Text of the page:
Class 30: includes flour and preparations made from cereals, bread, pastry and confectionery, ices, honey, sauces, salad dressings, spices.
Class 31: agricultural, horticultural and forestry products and grains not included in other classes; living animals; fresh fruits and vegetables; seeds, natural plants and flowers; foodstuffs for animals, malt.
Class 32: includes beers; non-alcoholic drinks; fruit drinks; syrups and other preparations for making beverages.
Class 33: alcoholic beverages (except beers).
Class 34: tobacco; smokers’ articles; matches.
Class 35: advertising, retail and business.
Class 36: insurance and financial.
Class 37: construction and repair.
Class 38: communication, telecommunications.
Class 39: transportation and storage; travel arrangements.
Class 40: material treatment.
Class 41: education and entertainment; sporting and cultural activities.
Class 42: scientific and technological services and research and design relating thereto; industrial analysis and research services; legal services.
Class 43: services for providing food and drink; temporary accommodation.
Class 44: medical services, veterinary services; hygienic and beauty care services; agriculture, horticulture and forestry services.
Class 45: personal and social services rendered by others to meet the needs of individuals; security services for the protection of property and individuals.


1. Interactive trade and branding tools,

  • Video display (TV Screen)
  • Brochure/Prospectus download (Brochure Holder)
  • email through the hub
  • instant voice chat
  • instant text chat
  • branding of your stand
  • customised stand options
  • additional branding options eg feather banners, banner walls etc

2.  Access to influential buyers and roleplayers in new, under-developed tourism markets and products as well as established markets. 20 000 visitors/buyers expected.Comprehensive visitor interaction analysis and reporting. Database of visitors to your stand.

3. Comprehensive visitor interaction analysis and reporting. Database of visitors to your stand.

4. Massive cost reductions. You do not spend on printing, travel, time out of office, drayage, branding, furniture hire etc.



Whereas traditional shows require expensive hosted and other buyer programs, the International Import Export Virtual Expo gives unrestricted access to buyers across the globe. Buyers are however incentivised to register their interest for exclusive material, previews and post event follow-up.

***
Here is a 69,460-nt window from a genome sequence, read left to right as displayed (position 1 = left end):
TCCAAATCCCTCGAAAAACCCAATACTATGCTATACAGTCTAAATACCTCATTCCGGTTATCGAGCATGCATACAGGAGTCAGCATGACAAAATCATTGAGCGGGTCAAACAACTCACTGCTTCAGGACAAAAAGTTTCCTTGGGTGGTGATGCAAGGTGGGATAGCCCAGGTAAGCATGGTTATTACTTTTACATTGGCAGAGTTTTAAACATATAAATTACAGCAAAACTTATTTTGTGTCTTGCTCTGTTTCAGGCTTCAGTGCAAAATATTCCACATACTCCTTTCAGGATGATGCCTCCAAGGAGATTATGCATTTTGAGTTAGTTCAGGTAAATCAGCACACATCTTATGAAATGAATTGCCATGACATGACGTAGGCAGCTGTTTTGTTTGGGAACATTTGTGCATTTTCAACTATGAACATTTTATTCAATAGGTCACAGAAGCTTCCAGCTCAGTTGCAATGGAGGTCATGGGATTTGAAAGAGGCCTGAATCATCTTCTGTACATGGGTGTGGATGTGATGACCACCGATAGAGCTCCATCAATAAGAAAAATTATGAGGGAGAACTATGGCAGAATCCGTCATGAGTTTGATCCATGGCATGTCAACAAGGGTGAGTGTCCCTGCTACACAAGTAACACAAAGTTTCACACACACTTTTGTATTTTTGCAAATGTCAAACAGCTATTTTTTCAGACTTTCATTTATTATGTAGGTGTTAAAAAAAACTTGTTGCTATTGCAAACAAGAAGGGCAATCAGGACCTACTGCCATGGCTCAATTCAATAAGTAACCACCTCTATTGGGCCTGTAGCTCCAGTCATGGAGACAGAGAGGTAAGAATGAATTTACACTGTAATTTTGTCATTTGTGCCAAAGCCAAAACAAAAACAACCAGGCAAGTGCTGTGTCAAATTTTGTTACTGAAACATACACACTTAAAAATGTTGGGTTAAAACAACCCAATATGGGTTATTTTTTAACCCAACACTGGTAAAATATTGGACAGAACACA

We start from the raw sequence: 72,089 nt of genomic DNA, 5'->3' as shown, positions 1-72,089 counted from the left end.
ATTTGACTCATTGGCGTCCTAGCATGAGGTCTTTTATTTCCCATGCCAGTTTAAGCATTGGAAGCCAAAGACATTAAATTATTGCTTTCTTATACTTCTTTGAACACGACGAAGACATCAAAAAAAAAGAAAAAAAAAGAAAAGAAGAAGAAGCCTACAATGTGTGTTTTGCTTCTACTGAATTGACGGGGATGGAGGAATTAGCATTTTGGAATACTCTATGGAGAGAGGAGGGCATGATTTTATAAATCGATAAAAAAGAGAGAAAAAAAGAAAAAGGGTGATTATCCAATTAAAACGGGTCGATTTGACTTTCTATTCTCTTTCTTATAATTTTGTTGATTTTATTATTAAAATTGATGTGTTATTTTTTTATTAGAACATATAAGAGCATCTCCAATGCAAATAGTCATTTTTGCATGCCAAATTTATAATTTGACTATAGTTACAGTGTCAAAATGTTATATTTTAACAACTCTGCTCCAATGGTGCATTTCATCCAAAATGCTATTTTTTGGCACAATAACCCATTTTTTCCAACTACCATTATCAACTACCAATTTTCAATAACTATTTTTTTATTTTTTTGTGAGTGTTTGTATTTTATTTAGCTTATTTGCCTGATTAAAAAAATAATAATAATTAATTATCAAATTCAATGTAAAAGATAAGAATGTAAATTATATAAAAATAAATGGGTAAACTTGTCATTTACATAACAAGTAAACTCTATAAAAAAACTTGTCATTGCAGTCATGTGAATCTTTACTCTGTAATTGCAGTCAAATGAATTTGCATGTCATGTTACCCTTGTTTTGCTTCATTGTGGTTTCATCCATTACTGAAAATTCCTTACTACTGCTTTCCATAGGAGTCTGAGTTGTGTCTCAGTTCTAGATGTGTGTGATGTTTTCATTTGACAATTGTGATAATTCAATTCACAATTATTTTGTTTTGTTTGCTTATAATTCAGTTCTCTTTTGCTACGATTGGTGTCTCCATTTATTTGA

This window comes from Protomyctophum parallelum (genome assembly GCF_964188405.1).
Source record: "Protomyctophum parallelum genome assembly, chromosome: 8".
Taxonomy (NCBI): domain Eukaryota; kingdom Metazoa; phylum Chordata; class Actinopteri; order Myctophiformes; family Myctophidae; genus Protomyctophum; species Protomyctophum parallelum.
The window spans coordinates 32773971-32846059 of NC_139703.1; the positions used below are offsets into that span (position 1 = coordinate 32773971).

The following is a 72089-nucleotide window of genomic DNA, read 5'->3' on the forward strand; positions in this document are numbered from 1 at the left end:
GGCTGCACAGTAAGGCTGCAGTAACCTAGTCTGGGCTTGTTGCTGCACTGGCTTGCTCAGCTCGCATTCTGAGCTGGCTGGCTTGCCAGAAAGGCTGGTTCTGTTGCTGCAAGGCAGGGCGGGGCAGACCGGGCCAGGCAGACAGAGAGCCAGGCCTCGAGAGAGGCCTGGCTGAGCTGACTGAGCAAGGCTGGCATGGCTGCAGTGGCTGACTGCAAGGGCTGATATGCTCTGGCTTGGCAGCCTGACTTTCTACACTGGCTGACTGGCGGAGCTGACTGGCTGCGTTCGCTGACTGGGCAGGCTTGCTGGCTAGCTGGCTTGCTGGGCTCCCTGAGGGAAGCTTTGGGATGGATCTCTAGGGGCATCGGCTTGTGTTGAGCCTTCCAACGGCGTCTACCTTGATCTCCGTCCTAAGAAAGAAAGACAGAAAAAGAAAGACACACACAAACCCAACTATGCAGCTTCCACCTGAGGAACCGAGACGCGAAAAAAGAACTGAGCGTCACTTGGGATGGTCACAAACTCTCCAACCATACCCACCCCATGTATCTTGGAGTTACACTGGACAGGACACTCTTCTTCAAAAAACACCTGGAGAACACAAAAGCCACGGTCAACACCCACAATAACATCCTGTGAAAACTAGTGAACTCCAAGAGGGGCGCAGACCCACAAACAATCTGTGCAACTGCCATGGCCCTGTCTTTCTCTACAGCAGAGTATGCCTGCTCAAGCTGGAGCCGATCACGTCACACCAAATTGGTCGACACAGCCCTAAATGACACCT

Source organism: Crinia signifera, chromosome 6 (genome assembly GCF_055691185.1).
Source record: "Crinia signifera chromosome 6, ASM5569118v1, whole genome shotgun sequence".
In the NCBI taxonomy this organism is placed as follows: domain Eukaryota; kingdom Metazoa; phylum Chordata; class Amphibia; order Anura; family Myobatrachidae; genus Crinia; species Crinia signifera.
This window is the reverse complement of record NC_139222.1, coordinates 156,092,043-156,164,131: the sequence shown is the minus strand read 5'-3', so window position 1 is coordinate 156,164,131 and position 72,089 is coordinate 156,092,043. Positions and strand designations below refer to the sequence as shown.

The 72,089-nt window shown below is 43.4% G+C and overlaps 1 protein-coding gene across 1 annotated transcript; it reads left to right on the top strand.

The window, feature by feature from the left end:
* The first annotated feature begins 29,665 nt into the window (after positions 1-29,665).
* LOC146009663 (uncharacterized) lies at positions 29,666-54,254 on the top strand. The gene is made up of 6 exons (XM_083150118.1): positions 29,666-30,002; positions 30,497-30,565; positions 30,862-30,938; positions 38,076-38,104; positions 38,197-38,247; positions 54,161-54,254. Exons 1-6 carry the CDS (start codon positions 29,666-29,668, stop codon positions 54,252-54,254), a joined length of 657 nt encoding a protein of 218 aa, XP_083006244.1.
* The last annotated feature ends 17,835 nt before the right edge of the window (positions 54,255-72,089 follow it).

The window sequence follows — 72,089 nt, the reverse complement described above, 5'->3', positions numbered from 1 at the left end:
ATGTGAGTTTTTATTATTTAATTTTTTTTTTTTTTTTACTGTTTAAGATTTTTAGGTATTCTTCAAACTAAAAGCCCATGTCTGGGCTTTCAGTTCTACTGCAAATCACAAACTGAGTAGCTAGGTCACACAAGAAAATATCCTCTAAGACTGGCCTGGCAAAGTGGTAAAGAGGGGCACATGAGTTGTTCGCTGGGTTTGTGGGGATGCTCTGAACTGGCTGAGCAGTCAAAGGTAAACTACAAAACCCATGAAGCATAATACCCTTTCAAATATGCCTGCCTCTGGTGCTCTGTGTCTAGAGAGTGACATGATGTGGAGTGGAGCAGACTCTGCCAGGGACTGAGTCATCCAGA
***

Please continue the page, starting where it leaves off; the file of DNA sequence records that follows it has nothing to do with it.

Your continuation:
There is no cost for pre-registered visitors to attend the International Import Export Virtual Expo.



1. Access new markets and products for reliable and diversified sourcing
2. Meet the key roleplayers and activate relationships and agreements
3. Massive attendance cost savings (no travel, time out of office etc)
4. Enjoy uber, personal, interactivity with exhibitors, incl instant voice chat
5. “Experience” the show in unique first person view, game-play mode, navigate the decored venue and explore the unique visitor experiences and areas like “Entertainment Stage”, “Cocktail Bar”, “Seminar Room” and “Coffee Bar”.



A world-class virtual match-making program is a key aspect of the International Import Export Expo.

How it works:
All exhibitors and registered participants, namely buyers and visitors will be given access to a personal electronic meeting link which will enable participants to:
1.  Request a personal meeting during the show with another registered participant (exhibitor to visitor/buyers or visitor/buyers to exhibitor);
2.  Accept or decline invitations to meet
3.  View their personal show meeting diary
4.  Be reminded of appointments.

All meetings will be held virtually in the assigned chat room in the virtual show and will be processed through instant voice and or text chat mechanism.

Click here for a recent video review of an exhibition hosted in the same virtual platform:

Click here for a short video preview of the Virtual Exhibition Platform:





Kuala Lumpur
Hong Kong

Phnom Penh






Port Louis

22h00 – 04h00

20h00 – 02h00

19h00 – 01h00
19h00 – 01h00

18h00 – 12h00
18h00 – 12h00
18h00 – 12h00
18h00 – 12h00
18h00 – 12h00

17h00 – 23h00
17h00 – 23h00
17h00 – 23h00
17h00 – 23h00

16h30 – 22h30

16h00 – 22h00

15h30 – 21h30

15h00 – 21h00
15h00 – 21h00

14h30 – 20h30
14h30 – 20h30

14h00 – 20h00
14h00 – 20h00
14h00 – 20h00

Addis Ababa


Cape Town

13h00 – 19h00
13h00 – 19h00
13h00 – 19h00
13h00 – 19h00
13h00 – 19h00
13h00 – 19h00
13h00 – 19h00
13h00 – 19h00
13h00 – 19h00
13h00 – 19h00
13h00 – 19h00
13h00 – 19h00

12h00 – 18h00
12h00 – 18h00
12h00 – 18h00
12h00 – 18h00
12h00 – 18h00
12h00 – 18h00
12h00 – 18h00

12h00 – 18h00
12h00 – 18h00
12h00 – 18h00
12h00 – 18h00
12h00 – 18h00
12h00 – 18h00
12h00 – 18h00
12h00 – 18h00
12h00 – 18h00
12h00 – 18h00
12h00 – 18h00
12h00 – 18h00



Sao Paulo
Buenos Aires

New York



Mexico City

Los Angeles


12h00 – 18h00
12h00 – 18h00
12h00 – 18h00
12h00 – 18h00
12h00 – 18h00
12h00 – 18h00
12h00 – 18h00
12h00 – 18h00

11h00 – 17h00
11h00 – 17h00
11h00 – 17h00
11h00 – 17h00
11h00 – 17h00

07h00 – 13h00
07h00 – 13h00

06h00 – 12h00
06h00 – 12h00


06h00 – 12h00
06h00 – 12h00
06h00 – 12h00
06h00 – 12h00

05h00 – 11h00
05h00 – 11h00
05h00 – 11h00

03h00 – 09h00
03h00 – 09h00

12h00 – 06h00


For enquiries, a more personalised Quotation and Bookings contact your country representative.

Host, Partner and Event/activity Sponsorship options exist for early movers. These include naming and branding rights to the event or specific activities or areas including “Entertainment Stage”, “Matchmaking”, “Coffee Bar” etc.